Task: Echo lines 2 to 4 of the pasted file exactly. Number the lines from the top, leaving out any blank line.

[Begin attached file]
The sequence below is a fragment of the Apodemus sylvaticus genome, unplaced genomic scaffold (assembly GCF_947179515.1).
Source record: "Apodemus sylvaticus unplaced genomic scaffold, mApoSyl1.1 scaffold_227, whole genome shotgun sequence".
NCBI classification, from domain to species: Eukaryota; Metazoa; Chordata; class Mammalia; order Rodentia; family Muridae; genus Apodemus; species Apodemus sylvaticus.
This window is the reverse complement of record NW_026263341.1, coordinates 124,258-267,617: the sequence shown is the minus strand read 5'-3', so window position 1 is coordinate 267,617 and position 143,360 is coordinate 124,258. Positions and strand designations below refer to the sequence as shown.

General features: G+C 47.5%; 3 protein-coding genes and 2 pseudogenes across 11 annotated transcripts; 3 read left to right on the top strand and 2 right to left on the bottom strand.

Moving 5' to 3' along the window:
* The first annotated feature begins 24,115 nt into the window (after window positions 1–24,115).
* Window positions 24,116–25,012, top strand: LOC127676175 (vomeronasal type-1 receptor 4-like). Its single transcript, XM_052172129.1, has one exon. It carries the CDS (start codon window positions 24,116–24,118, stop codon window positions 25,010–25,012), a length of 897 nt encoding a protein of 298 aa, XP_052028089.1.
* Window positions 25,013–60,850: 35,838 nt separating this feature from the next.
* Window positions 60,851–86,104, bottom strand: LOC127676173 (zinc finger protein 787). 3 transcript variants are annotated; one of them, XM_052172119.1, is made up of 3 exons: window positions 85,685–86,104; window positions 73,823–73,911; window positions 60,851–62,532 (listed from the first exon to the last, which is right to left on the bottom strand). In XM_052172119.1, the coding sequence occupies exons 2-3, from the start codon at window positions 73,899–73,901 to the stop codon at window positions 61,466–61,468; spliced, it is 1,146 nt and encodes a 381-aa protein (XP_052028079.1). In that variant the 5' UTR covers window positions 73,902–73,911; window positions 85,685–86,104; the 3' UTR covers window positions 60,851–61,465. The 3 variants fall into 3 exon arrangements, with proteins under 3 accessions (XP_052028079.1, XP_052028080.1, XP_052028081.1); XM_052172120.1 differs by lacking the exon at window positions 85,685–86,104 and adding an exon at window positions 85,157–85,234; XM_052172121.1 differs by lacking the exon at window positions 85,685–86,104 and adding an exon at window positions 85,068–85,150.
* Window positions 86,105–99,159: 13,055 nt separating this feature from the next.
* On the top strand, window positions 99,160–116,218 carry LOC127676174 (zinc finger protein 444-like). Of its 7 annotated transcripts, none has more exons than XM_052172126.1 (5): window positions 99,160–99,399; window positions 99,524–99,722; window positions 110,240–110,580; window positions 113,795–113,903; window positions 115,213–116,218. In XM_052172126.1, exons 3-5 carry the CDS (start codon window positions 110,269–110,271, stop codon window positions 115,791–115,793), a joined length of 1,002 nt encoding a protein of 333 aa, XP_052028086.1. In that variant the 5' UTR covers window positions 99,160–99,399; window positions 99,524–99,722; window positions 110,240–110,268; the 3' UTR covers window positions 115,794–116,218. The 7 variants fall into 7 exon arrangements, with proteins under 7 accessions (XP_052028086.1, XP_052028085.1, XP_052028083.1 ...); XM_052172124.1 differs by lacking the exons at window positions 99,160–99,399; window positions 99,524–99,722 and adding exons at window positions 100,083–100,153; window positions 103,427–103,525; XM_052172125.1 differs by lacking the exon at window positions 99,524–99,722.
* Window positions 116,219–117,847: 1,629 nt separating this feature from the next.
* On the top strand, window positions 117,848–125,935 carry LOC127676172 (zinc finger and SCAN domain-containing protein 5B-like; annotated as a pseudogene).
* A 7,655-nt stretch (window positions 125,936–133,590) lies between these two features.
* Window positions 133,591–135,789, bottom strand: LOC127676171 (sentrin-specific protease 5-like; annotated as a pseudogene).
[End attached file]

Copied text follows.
Source record: "Apodemus sylvaticus unplaced genomic scaffold, mApoSyl1.1 scaffold_227, whole genome shotgun sequence".
NCBI classification, from domain to species: Eukaryota; Metazoa; Chordata; class Mammalia; order Rodentia; family Muridae; genus Apodemus; species Apodemus sylvaticus.
This window is the reverse complement of record NW_026263341.1, coordinates 124,258-267,617: the sequence shown is the minus strand read 5'-3', so window position 1 is coordinate 267,617 and position 143,360 is coordinate 124,258. Positions and strand designations below refer to the sequence as shown.